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Erdogan: Afrin town should be in our hands by this evening

Turkish president predicts, 'God willing', that Syrian Kurdish town will fall within the next day
A Turkish-backed fighter patrols a section of the front line in the enclave of Afrin (Reuters)

Recep Tayyip Erdogan said on Wednesday he hoped Turkish forces would completely capture the northern Syrian town of Afrin by the evening, a day after his troops had encircled the town.

Speaking in Ankara, the Turkish president was quoted as saying by the AFP news agency that "We have got a little closer to Afrin. I hope that Afrin will, God willing, have completely fallen by the evening."

However, the Turkish presidential office soon "clarified" Erdogan's words to mean something substantially different.

"In the president's speech the sentence 'I hope that Afrin will have completely fallen by the evening' should be understood as 'the encirclement will have been completed by the evening'," said a presidential source in a message to media, asking not to be named.

Recep Tayyip Erdogan

I hope that Afrin will, God willing, have completely fallen by the evening

Erdogan also said civilians in Afrin were being escorted in cars through an evacuation corridor, as Turkish forces made substantial advances against Kurdish fighters in their nearly two-month-old offensive.

The YPG, the Kurdish force defending Afrin, dismissed Erdogan's statements.

"It sounds like Erdogan is daydreaming when he says Afrin will fall tonight," said Redur Khalil, a senior official in the YPG.

Turkey launched operation "Olive Branch" in January to clear the YPG from the Afrin enclave. Ankara says the YPG are a "terrorist" entity linked to the banned Kurdish PKK group, which has waged a decades-long conflict inside Turkey. 

The YPG denies the links and has appealed for international help to stop Turkey's advance. The US says it has no connection to YPG in Afrin, despite using its troops as its main ground force in the war against Islamic State in Syria.

Turkish military chiefs on Tuesday said they had "neutralised" 3,400 "terrorists" since launching "Olive Branch" in January. The YPG has dismissed the casualty figures while the Syrian Observatory for Human Rights has issued much lower numbers for deaths of Kurdish fighters.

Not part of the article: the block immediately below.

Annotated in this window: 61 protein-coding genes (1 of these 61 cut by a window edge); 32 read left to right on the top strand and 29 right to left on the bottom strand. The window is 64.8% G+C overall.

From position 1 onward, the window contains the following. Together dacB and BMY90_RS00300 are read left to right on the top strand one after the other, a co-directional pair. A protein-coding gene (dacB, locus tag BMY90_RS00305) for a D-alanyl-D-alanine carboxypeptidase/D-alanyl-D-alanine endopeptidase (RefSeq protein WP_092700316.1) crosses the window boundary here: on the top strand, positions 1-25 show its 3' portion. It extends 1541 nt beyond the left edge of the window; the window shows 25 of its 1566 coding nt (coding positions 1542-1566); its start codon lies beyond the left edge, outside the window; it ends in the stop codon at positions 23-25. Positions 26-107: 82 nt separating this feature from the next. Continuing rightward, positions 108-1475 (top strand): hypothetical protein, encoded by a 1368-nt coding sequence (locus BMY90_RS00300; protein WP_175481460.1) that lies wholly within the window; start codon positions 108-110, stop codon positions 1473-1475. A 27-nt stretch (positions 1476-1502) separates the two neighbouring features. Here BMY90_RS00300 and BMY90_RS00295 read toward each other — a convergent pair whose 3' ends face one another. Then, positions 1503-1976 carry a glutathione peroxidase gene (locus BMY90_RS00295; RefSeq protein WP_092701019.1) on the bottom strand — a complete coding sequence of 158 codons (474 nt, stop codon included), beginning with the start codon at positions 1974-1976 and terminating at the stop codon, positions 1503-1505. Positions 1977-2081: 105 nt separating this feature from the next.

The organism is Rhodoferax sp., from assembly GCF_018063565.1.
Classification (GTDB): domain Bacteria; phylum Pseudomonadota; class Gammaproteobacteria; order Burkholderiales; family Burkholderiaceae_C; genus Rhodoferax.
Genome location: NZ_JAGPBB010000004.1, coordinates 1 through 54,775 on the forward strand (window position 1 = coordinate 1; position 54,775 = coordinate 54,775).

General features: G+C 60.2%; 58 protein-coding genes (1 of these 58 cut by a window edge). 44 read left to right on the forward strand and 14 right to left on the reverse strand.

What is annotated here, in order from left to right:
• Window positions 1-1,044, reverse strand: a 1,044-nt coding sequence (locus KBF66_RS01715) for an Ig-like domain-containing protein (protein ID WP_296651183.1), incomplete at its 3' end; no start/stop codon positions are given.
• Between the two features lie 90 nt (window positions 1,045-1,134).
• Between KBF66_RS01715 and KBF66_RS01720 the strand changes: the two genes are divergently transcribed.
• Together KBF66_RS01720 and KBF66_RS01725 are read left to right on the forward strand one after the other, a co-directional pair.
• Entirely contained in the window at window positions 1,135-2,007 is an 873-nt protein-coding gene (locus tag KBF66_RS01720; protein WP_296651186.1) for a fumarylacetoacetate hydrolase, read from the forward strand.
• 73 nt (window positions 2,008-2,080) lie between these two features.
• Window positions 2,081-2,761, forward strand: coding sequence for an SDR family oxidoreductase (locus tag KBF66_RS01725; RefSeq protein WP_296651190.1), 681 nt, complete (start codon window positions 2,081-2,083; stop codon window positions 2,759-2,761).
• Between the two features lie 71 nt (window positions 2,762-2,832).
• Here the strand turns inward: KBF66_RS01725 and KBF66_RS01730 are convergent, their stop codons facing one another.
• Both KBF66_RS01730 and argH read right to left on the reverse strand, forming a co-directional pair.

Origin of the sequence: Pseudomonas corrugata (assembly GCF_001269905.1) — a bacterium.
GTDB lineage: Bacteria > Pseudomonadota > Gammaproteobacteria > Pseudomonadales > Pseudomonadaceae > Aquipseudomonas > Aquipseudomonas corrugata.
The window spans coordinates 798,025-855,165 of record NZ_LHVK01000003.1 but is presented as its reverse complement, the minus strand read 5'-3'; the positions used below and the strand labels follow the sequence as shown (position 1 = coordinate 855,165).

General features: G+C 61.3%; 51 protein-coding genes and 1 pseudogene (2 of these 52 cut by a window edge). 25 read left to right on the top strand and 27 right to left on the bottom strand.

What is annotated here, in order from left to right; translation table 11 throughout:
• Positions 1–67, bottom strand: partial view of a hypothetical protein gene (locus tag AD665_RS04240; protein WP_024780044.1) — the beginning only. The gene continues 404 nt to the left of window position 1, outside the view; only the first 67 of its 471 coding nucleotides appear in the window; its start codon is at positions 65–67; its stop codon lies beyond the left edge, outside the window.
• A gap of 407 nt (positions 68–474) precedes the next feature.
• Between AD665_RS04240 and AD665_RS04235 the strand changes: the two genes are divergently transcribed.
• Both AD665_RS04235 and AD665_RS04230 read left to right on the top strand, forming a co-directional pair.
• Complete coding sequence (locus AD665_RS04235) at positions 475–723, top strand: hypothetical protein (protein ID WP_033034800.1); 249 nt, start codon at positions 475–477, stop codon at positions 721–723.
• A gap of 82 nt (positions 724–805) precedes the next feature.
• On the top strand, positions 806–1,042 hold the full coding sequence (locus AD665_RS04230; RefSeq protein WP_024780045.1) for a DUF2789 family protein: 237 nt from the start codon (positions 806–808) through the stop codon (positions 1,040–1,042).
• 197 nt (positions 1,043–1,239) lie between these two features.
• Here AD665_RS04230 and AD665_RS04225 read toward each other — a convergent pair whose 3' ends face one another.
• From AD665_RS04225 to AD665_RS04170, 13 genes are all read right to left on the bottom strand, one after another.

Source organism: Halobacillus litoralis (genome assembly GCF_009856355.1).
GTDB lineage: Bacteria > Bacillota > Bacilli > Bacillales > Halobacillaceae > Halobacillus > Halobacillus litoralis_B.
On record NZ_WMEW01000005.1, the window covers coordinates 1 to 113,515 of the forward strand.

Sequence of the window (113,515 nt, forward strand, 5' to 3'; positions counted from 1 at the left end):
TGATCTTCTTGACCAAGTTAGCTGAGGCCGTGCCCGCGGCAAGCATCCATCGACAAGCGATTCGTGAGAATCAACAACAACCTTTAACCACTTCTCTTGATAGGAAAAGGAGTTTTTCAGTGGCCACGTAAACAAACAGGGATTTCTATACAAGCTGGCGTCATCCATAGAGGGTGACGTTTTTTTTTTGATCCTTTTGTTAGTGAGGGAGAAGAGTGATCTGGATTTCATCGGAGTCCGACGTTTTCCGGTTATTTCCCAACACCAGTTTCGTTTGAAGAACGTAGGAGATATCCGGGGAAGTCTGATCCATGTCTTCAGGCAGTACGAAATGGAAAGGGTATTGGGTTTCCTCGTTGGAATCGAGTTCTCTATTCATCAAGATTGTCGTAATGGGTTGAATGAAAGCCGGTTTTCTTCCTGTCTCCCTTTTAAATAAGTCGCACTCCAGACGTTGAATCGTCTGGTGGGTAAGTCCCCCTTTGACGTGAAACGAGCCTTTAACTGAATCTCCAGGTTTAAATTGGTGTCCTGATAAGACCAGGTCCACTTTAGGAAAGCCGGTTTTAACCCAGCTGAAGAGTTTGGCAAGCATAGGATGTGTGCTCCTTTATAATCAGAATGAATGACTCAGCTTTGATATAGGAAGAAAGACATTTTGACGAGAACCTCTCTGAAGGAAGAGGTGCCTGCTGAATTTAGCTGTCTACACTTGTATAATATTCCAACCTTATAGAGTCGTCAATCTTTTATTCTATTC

The military statement made no mention of civilian casualties, and said only ""terrorists and shelters, gun emplacements, weapons, tools and equipment belonging to them have been targeted during the operation".

About 350,000 people live in the town of Afrin, the capital of the Kurdish enclave of the same name.

Erdogan also said Turkey would crush Kurdish militants in northern Iraq.

"We are checking the terror nests in northern Iraq at every chance. Soon we will stomp very strongly on the terrorists there," he said.

Erdogan's foreign minister, Mevlut Cavusoglu, said last week that Turkey and Iraq's central government could start a joint military operation against Kurdish militants after Iraqi parliamentary elections scheduled for May 2018.

The Turkish air force regularly launch strikes against the outlawed Kurdistan Workers' Party (PKK), which has camps in the mountains of northern Iraq, near the border with Turkey.

France's foreign minister, Jean-Yves Le Drian, warned Turkey on Tuesday that concerns over security "absolutely do not justify" the scale of its offensive in Syria.

"Even if Turkey's concerns over the border are legitimate... this absolutely does not justify the action by Turkish troops deep inside the Afrin area," Le Drian told parliament.

"In no circumstances does it justify military operations that put civilian populations in danger," he added, branding the situation in Afrin "critical".